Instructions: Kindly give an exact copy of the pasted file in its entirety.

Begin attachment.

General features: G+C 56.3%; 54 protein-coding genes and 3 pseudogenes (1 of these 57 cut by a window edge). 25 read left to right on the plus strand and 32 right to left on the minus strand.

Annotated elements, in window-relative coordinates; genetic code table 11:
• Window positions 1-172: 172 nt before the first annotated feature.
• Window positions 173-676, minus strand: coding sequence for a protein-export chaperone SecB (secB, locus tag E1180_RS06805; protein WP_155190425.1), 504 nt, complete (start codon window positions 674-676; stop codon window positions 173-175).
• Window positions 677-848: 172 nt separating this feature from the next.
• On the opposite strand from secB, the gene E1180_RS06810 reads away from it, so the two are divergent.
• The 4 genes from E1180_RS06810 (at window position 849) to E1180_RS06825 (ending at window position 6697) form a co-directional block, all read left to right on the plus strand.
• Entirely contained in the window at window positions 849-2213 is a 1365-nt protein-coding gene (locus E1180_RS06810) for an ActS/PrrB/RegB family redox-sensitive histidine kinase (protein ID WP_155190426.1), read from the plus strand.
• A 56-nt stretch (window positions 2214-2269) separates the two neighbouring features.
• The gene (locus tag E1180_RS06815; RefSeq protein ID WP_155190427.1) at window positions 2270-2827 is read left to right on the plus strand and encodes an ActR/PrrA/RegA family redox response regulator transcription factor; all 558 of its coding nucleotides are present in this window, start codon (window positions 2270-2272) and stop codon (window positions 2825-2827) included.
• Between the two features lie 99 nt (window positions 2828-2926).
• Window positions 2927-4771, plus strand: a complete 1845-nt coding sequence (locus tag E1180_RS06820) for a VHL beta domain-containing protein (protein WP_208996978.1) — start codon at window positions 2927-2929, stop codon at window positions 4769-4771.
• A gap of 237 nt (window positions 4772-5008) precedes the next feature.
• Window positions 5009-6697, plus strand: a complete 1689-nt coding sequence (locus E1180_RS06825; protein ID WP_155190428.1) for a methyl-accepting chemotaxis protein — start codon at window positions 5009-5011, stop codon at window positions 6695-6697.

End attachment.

General features: G+C 56.3%; 54 protein-coding genes and 3 pseudogenes (1 of these 57 cut by a window edge). 25 read left to right on the plus strand and 32 right to left on the minus strand.

Annotated elements, in window-relative coordinates; genetic code table 11:
• Window positions 1-172: 172 nt before the first annotated feature.
• Window positions 173-676, minus strand: coding sequence for a protein-export chaperone SecB (secB, locus tag E1180_RS06805; protein WP_155190425.1), 504 nt, complete (start codon window positions 674-676; stop codon window positions 173-175).
• Window positions 677-848: 172 nt separating this feature from the next.
• On the opposite strand from secB, the gene E1180_RS06810 reads away from it, so the two are divergent.
• The 4 genes from E1180_RS06810 (at window position 849) to E1180_RS06825 (ending at window position 6697) form a co-directional block, all read left to right on the plus strand.
• Entirely contained in the window at window positions 849-2213 is a 1365-nt protein-coding gene (locus E1180_RS06810) for an ActS/PrrB/RegB family redox-sensitive histidine kinase (protein ID WP_155190426.1), read from the plus strand.
• A 56-nt stretch (window positions 2214-2269) separates the two neighbouring features.
• The gene (locus tag E1180_RS06815; RefSeq protein ID WP_155190427.1) at window positions 2270-2827 is read left to right on the plus strand and encodes an ActR/PrrA/RegA family redox response regulator transcription factor; all 558 of its coding nucleotides are present in this window, start codon (window positions 2270-2272) and stop codon (window positions 2825-2827) included.
• Between the two features lie 99 nt (window positions 2828-2926).
• Window positions 2927-4771, plus strand: a complete 1845-nt coding sequence (locus tag E1180_RS06820) for a VHL beta domain-containing protein (protein WP_208996978.1) — start codon at window positions 2927-2929, stop codon at window positions 4769-4771.
• A gap of 237 nt (window positions 4772-5008) precedes the next feature.
• Window positions 5009-6697, plus strand: a complete 1689-nt coding sequence (locus E1180_RS06825; protein ID WP_155190428.1) for a methyl-accepting chemotaxis protein — start codon at window positions 5009-5011, stop codon at window positions 6695-6697.